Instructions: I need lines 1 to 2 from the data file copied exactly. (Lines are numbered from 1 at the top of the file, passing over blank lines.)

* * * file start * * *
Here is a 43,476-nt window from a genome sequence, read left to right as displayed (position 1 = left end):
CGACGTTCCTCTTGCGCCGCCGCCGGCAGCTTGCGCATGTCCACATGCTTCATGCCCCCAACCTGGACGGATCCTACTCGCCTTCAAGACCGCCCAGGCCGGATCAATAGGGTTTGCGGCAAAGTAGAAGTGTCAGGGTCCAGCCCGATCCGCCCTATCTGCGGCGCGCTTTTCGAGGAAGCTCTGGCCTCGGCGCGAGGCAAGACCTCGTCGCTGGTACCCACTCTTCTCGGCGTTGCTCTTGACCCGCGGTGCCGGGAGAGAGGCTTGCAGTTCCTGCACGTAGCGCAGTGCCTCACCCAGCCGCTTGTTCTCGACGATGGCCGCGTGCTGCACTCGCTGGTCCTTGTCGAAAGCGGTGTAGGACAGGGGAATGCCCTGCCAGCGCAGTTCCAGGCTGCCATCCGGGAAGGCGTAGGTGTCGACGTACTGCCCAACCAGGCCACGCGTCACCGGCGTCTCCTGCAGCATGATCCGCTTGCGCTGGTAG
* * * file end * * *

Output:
Here is a 43,476-nt window from a genome sequence, read left to right as displayed (position 1 = left end):
CGACGTTCCTCTTGCGCCGCCGCCGGCAGCTTGCGCATGTCCACATGCTTCATGCCCCCAACCTGGACGGATCCTACTCGCCTTCAAGACCGCCCAGGCCGGATCAATAGGGTTTGCGGCAAAGTAGAAGTGTCAGGGTCCAGCCCGATCCGCCCTATCTGCGGCGCGCTTTTCGAGGAAGCTCTGGCCTCGGCGCGAGGCAAGACCTCGTCGCTGGTACCCACTCTTCTCGGCGTTGCTCTTGACCCGCGGTGCCGGGAGAGAGGCTTGCAGTTCCTGCACGTAGCGCAGTGCCTCACCCAGCCGCTTGTTCTCGACGATGGCCGCGTGCTGCACTCGCTGGTCCTTGTCGAAAGCGGTGTAGGACAGGGGAATGCCCTGCCAGCGCAGTTCCAGGCTGCCATCCGGGAAGGCGTAGGTGTCGACGTACTGCCCAACCAGGCCACGCGTCACCGGCGTCTCCTGCAGCATGATCCGCTTGCGCTGGTAG